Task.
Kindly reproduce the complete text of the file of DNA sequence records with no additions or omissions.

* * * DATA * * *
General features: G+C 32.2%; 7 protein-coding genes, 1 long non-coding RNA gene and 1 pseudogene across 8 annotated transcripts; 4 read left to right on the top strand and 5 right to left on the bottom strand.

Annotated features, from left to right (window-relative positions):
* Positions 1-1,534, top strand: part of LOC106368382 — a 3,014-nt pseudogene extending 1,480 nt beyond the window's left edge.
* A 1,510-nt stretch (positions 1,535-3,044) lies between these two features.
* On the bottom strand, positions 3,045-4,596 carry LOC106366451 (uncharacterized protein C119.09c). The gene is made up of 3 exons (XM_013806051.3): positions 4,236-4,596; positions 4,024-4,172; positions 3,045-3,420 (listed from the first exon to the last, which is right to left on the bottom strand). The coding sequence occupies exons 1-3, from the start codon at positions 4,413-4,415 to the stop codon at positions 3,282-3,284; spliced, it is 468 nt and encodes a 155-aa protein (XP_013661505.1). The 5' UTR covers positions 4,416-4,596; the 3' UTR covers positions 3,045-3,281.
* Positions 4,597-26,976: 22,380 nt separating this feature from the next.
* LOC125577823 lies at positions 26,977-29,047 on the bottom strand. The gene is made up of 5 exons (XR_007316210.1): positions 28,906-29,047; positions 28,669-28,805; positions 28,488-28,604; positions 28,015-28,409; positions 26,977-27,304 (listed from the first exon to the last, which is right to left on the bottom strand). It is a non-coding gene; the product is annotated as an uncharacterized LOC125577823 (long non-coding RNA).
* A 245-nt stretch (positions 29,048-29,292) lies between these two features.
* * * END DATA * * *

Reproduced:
General features: G+C 32.2%; 7 protein-coding genes, 1 long non-coding RNA gene and 1 pseudogene across 8 annotated transcripts; 4 read left to right on the top strand and 5 right to left on the bottom strand.

Annotated features, from left to right (window-relative positions):
* Positions 1-1,534, top strand: part of LOC106368382 — a 3,014-nt pseudogene extending 1,480 nt beyond the window's left edge.
* A 1,510-nt stretch (positions 1,535-3,044) lies between these two features.
* On the bottom strand, positions 3,045-4,596 carry LOC106366451 (uncharacterized protein C119.09c). The gene is made up of 3 exons (XM_013806051.3): positions 4,236-4,596; positions 4,024-4,172; positions 3,045-3,420 (listed from the first exon to the last, which is right to left on the bottom strand). The coding sequence occupies exons 1-3, from the start codon at positions 4,413-4,415 to the stop codon at positions 3,282-3,284; spliced, it is 468 nt and encodes a 155-aa protein (XP_013661505.1). The 5' UTR covers positions 4,416-4,596; the 3' UTR covers positions 3,045-3,281.
* Positions 4,597-26,976: 22,380 nt separating this feature from the next.
* LOC125577823 lies at positions 26,977-29,047 on the bottom strand. The gene is made up of 5 exons (XR_007316210.1): positions 28,906-29,047; positions 28,669-28,805; positions 28,488-28,604; positions 28,015-28,409; positions 26,977-27,304 (listed from the first exon to the last, which is right to left on the bottom strand). It is a non-coding gene; the product is annotated as an uncharacterized LOC125577823 (long non-coding RNA).
* A 245-nt stretch (positions 29,048-29,292) lies between these two features.